February 22nd, 2013 by Robert Franklin, Esq.
is how they treat the once powerful and prominent, what hope is there for the rest of us (Chicago Sun-Times
Yes, Tea Party member and one-term Congressman Joe Walsh is back in the news, and for the same reason as before – child support. Back when Walsh was running for re-election, his ex-wife, in a move whose timing was none too subtle, filed court documents claiming he was behind on his child support payments. Like flipping a light switch, every news outlet that wanted Walsh out of office immediately called him a “deadbeat dad.” What else? Walsh hastened to make some unconvincing claims that he had indeed paid what he owed or, if he hadn’t, it was all a misunderstanding. His artfully worded denials failed to persuade, but out of the spotlight, he apparently paid what he owed, if indeed he owed anything.
Joe Walsh has always struck me as just short of a buffoon. He looks like a Tea Party member with the IQ of a tea bag, so I can’t get too upset about liberals in and out of the mainstream media taking potshots at him. Some people are just natural targets; they paint a target on themselves and then complain because folks aim their pea-shooters their way. Such a person is Joe Walsh. He got elected at a time of unique dissatisfaction with governing elites. My guess is that we’ll never see or hear of Joe Walsh again.
But for now, he’s useful to those with nothing better to do than to trash former members of Congress and, in the process, take an unwarranted swipe at non-custodial fathers. So, I think that’s the appropriate light in which to view the linked to article as well as others like it, like one in that paragon of journalistic no-nothingism, the Huffington Post
. It’s a two-fer - an out-the-door Tea Party member and a “deadbeat dad” all rolled up into one unattractive package. How could the MSM resist?
What’s Joe Walsh done lately? He had the gall to file a motion to modify his child support obligation based on a material change in his circumstances. You remember those circumstances. They’re the ones in which he served two years as a United States Congressman from the Land of Lincoln. As such, he was paid the handsome salary of $174,000 per year and it was on the basis of that salary that his child support payments were calculated. November changed that; Walsh was voted out of office. That means he no longer has a job, although he’s been looking for one, according to him.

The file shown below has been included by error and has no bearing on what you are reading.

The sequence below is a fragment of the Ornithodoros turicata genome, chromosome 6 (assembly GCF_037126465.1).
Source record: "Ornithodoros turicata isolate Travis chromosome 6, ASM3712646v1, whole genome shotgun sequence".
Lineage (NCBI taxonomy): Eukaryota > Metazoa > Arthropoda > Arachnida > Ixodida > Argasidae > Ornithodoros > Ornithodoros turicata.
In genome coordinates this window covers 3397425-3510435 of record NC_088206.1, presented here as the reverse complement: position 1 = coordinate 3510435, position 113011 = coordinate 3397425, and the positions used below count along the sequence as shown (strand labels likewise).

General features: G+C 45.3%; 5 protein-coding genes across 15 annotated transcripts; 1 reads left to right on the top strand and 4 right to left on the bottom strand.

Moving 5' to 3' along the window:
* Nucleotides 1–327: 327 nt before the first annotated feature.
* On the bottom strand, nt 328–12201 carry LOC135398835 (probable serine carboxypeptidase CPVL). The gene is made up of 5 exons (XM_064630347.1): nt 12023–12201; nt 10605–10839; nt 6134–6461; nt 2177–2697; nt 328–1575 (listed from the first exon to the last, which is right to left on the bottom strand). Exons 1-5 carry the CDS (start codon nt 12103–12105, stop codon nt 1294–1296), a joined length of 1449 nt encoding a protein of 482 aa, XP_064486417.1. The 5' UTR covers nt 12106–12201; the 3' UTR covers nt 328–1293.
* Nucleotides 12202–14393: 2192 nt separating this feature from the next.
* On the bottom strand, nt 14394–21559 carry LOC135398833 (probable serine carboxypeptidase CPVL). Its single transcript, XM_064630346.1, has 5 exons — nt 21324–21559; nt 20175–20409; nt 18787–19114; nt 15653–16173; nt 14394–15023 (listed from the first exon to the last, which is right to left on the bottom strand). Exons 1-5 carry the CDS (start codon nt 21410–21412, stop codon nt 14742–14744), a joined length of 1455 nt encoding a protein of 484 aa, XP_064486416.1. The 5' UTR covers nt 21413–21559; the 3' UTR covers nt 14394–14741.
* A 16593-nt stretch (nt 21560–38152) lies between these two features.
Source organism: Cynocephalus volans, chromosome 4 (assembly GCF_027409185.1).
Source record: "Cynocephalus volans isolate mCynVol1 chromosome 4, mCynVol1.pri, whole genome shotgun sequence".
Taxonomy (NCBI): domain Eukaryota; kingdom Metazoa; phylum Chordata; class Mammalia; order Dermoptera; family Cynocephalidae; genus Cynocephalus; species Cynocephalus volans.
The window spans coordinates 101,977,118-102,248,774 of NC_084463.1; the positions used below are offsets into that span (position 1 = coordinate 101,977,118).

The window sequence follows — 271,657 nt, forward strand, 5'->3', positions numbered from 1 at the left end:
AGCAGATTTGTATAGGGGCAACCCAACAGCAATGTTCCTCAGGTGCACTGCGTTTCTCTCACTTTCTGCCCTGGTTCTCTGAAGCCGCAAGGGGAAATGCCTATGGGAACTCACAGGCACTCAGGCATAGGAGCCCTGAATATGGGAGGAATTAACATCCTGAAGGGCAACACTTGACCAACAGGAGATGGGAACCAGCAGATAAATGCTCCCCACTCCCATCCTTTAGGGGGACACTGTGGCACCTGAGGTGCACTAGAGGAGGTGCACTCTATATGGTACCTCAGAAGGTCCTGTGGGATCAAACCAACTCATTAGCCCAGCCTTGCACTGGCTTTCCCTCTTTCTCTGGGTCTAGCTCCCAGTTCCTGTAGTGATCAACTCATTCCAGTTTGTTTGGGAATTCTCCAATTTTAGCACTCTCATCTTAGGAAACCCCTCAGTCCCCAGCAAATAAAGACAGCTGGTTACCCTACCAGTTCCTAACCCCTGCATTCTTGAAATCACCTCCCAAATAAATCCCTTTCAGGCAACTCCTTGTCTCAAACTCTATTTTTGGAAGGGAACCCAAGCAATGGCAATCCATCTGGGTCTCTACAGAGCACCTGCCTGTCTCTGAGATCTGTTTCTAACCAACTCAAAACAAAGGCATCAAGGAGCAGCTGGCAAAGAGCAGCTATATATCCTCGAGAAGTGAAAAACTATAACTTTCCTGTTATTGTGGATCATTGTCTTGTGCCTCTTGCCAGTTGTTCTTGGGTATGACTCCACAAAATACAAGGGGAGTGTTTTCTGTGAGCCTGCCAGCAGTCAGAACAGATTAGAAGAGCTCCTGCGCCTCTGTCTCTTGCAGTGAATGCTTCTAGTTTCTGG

Now, my guess is that he remained an official employee of the United States government until his replacement was sworn in on January 3rd. So Walsh’s filing to modify his child support in February was about as early as he could reasonably have done it. He was making almost $15,000 per month; now he’s making zip. That looks like a change of circumstances to me, but whether it is or not, Walsh and his ex have a right to have a judge decide.
Unfortunately, Walsh’s lawyer made a mistake. She entitled her motion as one to “Terminate” child support. She meant “Modify” child support and that’s what the motion actually asks for – modification, not termination. Walsh of course acknowledges his obligation to support his kids.
Asked why the motion was titled “motion to terminate child support,” Walsh’s lawyer, Janet Boyle, characterized the title to the motion, which Walsh signed, as misleading.
“It probably should have been a motion to modify, that’s probably what I would have captioned it. My office used a word that is getting turned around here,” Boyle said. “That’s what we’re asking for, a modification, whether that’s modified to zero or some other number has yet to be seen.”
All of that is obvious enough and a completely normal part of the business of the family courts, but seeing an opportunity to trash a political opponent and a father to boot, the Sun-Times
just couldn’t resist.
Walsh, a flame-throwing Tea Party Republican who was trying to land a radio deal and last week announced he was forming a new conservative SuperPAC, filed court papers seeking to end his obligation to pay $2,134 per month in child support.
But once again, Walsh insists he’s no deadbeat.
That’s sheer genius on the part of Natasha Korecki author of the Sun-Times